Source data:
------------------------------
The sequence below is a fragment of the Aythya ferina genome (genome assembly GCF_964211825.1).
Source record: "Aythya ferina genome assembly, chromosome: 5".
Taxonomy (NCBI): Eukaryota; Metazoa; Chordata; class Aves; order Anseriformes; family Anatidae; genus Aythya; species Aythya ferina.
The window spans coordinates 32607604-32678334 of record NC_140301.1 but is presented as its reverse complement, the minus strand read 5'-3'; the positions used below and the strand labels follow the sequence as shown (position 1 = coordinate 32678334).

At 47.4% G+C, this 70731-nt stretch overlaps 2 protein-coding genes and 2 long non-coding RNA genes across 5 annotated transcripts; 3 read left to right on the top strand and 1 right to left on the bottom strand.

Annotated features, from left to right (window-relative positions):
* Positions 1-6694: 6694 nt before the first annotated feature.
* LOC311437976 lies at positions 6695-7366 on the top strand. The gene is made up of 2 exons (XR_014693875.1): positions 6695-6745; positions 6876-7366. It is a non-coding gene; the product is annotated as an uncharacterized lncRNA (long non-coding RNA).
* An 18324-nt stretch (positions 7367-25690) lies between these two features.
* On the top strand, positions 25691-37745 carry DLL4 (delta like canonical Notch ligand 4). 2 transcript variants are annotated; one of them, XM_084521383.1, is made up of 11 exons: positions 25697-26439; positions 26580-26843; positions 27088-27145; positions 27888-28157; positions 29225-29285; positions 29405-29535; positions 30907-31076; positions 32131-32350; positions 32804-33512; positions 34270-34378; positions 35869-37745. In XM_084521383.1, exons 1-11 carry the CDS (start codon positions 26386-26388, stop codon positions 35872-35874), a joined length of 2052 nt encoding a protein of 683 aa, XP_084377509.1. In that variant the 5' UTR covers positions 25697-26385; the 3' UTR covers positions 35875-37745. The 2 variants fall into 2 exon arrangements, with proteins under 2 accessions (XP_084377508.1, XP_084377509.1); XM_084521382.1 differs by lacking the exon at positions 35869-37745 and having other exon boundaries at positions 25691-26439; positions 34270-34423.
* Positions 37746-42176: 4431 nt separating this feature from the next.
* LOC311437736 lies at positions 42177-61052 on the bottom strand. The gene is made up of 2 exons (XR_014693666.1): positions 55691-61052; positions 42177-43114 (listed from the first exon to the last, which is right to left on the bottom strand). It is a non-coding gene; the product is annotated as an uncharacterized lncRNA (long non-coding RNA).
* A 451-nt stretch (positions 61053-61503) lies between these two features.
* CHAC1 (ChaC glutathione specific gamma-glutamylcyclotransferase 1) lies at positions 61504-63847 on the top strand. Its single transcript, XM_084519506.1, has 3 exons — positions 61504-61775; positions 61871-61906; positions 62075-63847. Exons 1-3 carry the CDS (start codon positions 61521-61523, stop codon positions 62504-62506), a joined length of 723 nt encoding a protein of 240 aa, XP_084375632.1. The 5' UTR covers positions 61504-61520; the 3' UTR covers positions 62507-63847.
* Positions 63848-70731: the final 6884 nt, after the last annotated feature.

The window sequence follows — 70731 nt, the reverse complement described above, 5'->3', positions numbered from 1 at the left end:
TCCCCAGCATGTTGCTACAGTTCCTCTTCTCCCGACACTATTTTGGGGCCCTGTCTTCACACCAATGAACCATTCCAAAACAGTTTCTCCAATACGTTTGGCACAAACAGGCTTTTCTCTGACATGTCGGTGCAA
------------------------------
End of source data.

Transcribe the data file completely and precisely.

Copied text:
The sequence below is a fragment of the Aythya ferina genome (genome assembly GCF_964211825.1).
Source record: "Aythya ferina genome assembly, chromosome: 5".
Taxonomy (NCBI): Eukaryota; Metazoa; Chordata; class Aves; order Anseriformes; family Anatidae; genus Aythya; species Aythya ferina.
The window spans coordinates 32607604-32678334 of record NC_140301.1 but is presented as its reverse complement, the minus strand read 5'-3'; the positions used below and the strand labels follow the sequence as shown (position 1 = coordinate 32678334).

At 47.4% G+C, this 70731-nt stretch overlaps 2 protein-coding genes and 2 long non-coding RNA genes across 5 annotated transcripts; 3 read left to right on the top strand and 1 right to left on the bottom strand.

Annotated features, from left to right (window-relative positions):
* Positions 1-6694: 6694 nt before the first annotated feature.
* LOC311437976 lies at positions 6695-7366 on the top strand. The gene is made up of 2 exons (XR_014693875.1): positions 6695-6745; positions 6876-7366. It is a non-coding gene; the product is annotated as an uncharacterized lncRNA (long non-coding RNA).
* An 18324-nt stretch (positions 7367-25690) lies between these two features.
* On the top strand, positions 25691-37745 carry DLL4 (delta like canonical Notch ligand 4). 2 transcript variants are annotated; one of them, XM_084521383.1, is made up of 11 exons: positions 25697-26439; positions 26580-26843; positions 27088-27145; positions 27888-28157; positions 29225-29285; positions 29405-29535; positions 30907-31076; positions 32131-32350; positions 32804-33512; positions 34270-34378; positions 35869-37745. In XM_084521383.1, exons 1-11 carry the CDS (start codon positions 26386-26388, stop codon positions 35872-35874), a joined length of 2052 nt encoding a protein of 683 aa, XP_084377509.1. In that variant the 5' UTR covers positions 25697-26385; the 3' UTR covers positions 35875-37745. The 2 variants fall into 2 exon arrangements, with proteins under 2 accessions (XP_084377508.1, XP_084377509.1); XM_084521382.1 differs by lacking the exon at positions 35869-37745 and having other exon boundaries at positions 25691-26439; positions 34270-34423.
* Positions 37746-42176: 4431 nt separating this feature from the next.
* LOC311437736 lies at positions 42177-61052 on the bottom strand. The gene is made up of 2 exons (XR_014693666.1): positions 55691-61052; positions 42177-43114 (listed from the first exon to the last, which is right to left on the bottom strand). It is a non-coding gene; the product is annotated as an uncharacterized lncRNA (long non-coding RNA).
* A 451-nt stretch (positions 61053-61503) lies between these two features.
* CHAC1 (ChaC glutathione specific gamma-glutamylcyclotransferase 1) lies at positions 61504-63847 on the top strand. Its single transcript, XM_084519506.1, has 3 exons — positions 61504-61775; positions 61871-61906; positions 62075-63847. Exons 1-3 carry the CDS (start codon positions 61521-61523, stop codon positions 62504-62506), a joined length of 723 nt encoding a protein of 240 aa, XP_084375632.1. The 5' UTR covers positions 61504-61520; the 3' UTR covers positions 62507-63847.
* Positions 63848-70731: the final 6884 nt, after the last annotated feature.

The window sequence follows — 70731 nt, the reverse complement described above, 5'->3', positions numbered from 1 at the left end:
TCCCCAGCATGTTGCTACAGTTCCTCTTCTCCCGACACTATTTTGGGGCCCTGTCTTCACACCAATGAACCATTCCAAAACAGTTTCTCCAATACGTTTGGCACAAACAGGCTTTTCTCTGACATGTCGGTGCAA